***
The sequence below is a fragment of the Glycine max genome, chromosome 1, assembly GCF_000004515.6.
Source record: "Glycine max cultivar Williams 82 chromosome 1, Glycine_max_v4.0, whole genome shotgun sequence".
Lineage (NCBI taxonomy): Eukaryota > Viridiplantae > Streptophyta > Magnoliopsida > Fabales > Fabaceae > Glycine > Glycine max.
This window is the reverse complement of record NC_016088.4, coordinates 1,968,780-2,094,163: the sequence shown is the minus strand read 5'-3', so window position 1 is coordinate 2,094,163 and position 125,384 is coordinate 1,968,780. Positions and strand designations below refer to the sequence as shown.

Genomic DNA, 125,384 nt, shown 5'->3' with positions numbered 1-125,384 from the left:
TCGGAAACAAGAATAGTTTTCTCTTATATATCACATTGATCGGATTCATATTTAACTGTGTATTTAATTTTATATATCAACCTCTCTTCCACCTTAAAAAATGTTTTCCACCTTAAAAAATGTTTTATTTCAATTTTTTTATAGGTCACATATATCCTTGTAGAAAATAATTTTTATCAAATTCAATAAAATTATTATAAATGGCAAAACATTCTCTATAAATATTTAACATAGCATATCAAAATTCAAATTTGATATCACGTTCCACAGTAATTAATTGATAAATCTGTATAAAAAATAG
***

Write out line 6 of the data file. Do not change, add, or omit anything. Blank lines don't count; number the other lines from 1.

TCGGAAACAAGAATAGTTTTCTCTTATATATCACATTGATCGGATTCATATTTAACTGTGTATTTAATTTTATATATCAACCTCTCTTCCACCTTAAAAAATGTTTTCCACCTTAAAAAATGTTTTATTTCAATTTTTTTATAGGTCACATATATCCTTGTAGAAAATAATTTTTATCAAATTCAATAAAATTATTATAAATGGCAAAACATTCTCTATAAATATTTAACATAGCATATCAAAATTCAAATTTGATATCACGTTCCACAGTAATTAATTGATAAATCTGTATAAAAAATAG